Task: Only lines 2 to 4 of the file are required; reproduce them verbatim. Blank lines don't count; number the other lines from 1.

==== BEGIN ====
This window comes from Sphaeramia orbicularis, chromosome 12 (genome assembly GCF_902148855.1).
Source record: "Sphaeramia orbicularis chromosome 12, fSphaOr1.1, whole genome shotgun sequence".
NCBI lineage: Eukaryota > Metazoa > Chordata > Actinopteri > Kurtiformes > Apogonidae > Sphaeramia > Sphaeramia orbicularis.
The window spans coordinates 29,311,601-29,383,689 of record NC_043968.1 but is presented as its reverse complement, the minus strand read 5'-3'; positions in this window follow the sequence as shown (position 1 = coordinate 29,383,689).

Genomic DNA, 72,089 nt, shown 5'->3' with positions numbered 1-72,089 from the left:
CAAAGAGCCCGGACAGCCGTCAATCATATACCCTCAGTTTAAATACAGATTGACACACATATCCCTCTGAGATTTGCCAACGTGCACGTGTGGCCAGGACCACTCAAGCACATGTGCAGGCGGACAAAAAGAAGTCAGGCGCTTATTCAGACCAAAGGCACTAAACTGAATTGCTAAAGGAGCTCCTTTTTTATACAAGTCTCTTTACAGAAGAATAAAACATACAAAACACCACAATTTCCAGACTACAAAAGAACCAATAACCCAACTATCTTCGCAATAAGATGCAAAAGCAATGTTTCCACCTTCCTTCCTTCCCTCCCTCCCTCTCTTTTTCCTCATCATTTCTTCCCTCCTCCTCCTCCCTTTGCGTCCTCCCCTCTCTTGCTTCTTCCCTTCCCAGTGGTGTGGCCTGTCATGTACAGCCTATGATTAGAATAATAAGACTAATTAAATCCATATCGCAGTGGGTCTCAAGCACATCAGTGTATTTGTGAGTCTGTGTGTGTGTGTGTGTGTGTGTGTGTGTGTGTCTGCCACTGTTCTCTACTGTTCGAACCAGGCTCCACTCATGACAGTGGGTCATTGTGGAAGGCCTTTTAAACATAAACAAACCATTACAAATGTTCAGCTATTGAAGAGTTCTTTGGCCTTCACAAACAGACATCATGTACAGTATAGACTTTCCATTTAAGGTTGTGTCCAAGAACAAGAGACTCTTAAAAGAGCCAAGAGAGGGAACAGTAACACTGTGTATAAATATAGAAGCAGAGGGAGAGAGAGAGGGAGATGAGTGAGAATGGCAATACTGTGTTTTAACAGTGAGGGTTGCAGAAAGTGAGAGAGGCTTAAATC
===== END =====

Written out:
Source record: "Sphaeramia orbicularis chromosome 12, fSphaOr1.1, whole genome shotgun sequence".
NCBI lineage: Eukaryota > Metazoa > Chordata > Actinopteri > Kurtiformes > Apogonidae > Sphaeramia > Sphaeramia orbicularis.
The window spans coordinates 29,311,601-29,383,689 of record NC_043968.1 but is presented as its reverse complement, the minus strand read 5'-3'; positions in this window follow the sequence as shown (position 1 = coordinate 29,383,689).